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denverdanny
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Re: MS804 broke up: NY Times

Sun Jul 24, 2016 1:18 am

I highly doubt that the fire would have broken through the aircraft structure, causing a break up. More likely emergency maneuvers trying to get the pane down, incapacitated pilots, or damaged flight controls. And I'm pretty sure if there was such an intense fire/control situation that the passengers would have been well aware of it. After what we saw with Egyptair 990, not sure we'll get honest answers here from officials. There can be quite a bit of politics and money involved in crashes.
 
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7BOEING7
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Re: MS804 broke up: NY Times

Sun Jul 24, 2016 2:37 am

rfields5421 wrote:
In flight aerodynamic breakup after loss of control is very possible. Especially at the altitude this aircraft was flying. It was over 7 miles/ 10 km high. That is a long way for a plane to travel if there is no control input.


True

rfields5421 wrote:
Yes, planes are designed to fly at a basically aerodynamic position without human input.


Not exactly. As far as Boeing airplanes are concerned no matter how well trimmed they are for straight and level flight, within minutes the 727 thru 767 would be out of control without any pilot input. The 777 would maintain altitude but would roll off left or right until reaching BAP (bank angle protection).The 787 is the only Boeing airplane that would maintain straight and level flight with no pilot intervention. In a degraded flight control mode (direct) on the 777 and 787 they would behave just like the other Boeing airplanes without pilot input. I'm guessing Airbus airplanes in a similarly degraded mode would also go out of control with no pilot inputs.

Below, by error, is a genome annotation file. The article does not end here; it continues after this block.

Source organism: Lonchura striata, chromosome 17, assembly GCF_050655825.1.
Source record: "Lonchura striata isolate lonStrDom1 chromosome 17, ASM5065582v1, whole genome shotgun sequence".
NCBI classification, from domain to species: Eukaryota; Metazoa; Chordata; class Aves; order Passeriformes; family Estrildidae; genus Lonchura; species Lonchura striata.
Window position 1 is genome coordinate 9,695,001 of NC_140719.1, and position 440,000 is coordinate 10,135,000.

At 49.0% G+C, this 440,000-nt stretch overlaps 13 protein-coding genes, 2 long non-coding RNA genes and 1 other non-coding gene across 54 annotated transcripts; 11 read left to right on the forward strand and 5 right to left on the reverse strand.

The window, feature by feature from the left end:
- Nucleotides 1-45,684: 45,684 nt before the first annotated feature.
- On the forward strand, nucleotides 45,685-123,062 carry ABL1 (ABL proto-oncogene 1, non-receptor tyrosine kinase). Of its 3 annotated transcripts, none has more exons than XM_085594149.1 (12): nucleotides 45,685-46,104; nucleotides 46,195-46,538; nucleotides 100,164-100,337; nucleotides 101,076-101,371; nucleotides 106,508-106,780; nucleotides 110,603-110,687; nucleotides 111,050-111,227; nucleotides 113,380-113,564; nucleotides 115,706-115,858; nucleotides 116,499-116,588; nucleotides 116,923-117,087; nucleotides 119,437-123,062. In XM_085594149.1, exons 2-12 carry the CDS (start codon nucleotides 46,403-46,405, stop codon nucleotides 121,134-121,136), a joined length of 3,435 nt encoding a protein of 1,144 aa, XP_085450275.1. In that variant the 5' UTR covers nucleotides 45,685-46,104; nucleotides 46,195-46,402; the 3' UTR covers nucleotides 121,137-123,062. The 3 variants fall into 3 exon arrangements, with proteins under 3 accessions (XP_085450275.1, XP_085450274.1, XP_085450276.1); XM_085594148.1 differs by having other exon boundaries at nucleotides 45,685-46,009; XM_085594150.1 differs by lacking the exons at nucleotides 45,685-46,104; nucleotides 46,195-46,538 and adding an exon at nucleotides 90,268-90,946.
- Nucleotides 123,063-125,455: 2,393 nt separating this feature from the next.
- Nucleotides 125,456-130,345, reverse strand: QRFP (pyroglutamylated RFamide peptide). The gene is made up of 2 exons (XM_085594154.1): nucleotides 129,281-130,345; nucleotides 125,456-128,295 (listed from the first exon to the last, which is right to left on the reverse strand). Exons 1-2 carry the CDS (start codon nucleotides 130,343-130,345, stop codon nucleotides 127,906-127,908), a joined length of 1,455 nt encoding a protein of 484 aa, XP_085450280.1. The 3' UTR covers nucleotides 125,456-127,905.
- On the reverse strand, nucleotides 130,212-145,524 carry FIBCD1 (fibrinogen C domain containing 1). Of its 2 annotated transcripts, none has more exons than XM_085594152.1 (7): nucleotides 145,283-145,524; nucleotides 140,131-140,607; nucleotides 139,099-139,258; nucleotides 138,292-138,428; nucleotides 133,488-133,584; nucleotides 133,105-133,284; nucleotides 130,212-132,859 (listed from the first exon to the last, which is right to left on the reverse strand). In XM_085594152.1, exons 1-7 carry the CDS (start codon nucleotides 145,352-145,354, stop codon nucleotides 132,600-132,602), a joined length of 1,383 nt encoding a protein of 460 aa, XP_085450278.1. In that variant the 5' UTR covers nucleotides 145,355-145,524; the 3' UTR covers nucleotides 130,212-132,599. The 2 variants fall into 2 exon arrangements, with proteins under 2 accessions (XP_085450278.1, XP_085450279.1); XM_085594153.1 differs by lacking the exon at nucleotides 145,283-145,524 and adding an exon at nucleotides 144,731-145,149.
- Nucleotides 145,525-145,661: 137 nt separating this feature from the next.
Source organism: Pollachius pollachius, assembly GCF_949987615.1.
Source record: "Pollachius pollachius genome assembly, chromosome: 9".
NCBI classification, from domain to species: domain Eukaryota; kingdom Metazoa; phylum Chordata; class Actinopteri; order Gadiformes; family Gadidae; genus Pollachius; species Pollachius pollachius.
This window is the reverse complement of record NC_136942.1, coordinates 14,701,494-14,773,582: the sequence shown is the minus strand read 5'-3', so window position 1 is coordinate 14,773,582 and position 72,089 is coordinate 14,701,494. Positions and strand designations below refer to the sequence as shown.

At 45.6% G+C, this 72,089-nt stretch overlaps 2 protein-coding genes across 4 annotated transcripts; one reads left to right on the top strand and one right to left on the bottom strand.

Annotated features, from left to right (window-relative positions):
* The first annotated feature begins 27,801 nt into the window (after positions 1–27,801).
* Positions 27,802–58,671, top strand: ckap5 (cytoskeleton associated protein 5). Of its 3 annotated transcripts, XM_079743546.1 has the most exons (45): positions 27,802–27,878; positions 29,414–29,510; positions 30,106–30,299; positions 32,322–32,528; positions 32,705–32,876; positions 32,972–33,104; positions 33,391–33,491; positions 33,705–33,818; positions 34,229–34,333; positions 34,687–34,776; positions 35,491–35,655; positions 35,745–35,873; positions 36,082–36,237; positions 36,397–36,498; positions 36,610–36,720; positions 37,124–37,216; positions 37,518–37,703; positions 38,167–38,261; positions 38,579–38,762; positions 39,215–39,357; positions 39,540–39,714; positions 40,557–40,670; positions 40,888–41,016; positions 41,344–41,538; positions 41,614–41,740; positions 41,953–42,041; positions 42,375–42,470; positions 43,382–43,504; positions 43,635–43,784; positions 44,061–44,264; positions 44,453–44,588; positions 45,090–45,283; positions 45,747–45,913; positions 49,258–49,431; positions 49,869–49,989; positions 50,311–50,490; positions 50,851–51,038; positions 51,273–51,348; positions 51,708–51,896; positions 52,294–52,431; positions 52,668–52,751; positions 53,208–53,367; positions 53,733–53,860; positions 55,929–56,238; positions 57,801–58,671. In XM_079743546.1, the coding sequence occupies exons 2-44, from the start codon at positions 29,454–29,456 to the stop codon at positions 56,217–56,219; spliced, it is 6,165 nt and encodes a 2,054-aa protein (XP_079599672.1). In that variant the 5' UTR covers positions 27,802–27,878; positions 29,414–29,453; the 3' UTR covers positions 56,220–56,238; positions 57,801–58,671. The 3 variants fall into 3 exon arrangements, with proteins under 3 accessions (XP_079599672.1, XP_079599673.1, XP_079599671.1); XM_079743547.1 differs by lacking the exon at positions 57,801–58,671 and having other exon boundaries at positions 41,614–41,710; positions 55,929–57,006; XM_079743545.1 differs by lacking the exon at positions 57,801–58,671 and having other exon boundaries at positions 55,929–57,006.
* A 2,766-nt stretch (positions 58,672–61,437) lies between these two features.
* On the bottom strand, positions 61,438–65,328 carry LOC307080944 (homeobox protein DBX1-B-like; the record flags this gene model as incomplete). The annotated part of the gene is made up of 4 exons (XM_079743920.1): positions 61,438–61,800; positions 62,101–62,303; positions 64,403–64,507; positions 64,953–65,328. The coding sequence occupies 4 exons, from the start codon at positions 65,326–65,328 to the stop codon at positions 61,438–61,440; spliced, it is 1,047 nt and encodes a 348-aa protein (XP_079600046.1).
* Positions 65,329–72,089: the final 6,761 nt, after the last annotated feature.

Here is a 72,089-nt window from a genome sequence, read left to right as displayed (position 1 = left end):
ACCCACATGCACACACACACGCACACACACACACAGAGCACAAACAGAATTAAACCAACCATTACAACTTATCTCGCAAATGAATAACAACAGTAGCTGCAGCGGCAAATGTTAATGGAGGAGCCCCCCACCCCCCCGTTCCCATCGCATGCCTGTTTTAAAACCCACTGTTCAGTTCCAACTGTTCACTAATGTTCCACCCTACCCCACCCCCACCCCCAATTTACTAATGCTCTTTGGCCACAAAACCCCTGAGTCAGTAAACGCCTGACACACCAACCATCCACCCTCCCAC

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Re: MS804 broke up: NY Times

Sun Jul 24, 2016 8:28 am

7BOEING7 wrote:
Not exactly. As far as Boeing airplanes are concerned no matter how well trimmed they are for straight and level flight, within minutes the 727 thru 767 would be out of control without any pilot input. The 777 would maintain altitude but would roll off left or right until reaching BAP (bank angle protection).The 787 is the only Boeing airplane that would maintain straight and level flight with no pilot intervention. In a degraded flight control mode (direct) on the 777 and 787 they would behave just like the other Boeing airplanes without pilot input. I'm guessing Airbus airplanes in a similarly degraded mode would also go out of control with no pilot inputs.


Yes, but in this case the situation is more likely to be no electronics or systems left to do anything. So no protections of any sort. How stable does the airframe itself fly, if the control surfaces are left without any active control? There's obviously also the possibility that the failing electronics or desperate pilots induce control inputs other than leaving everything to neutral.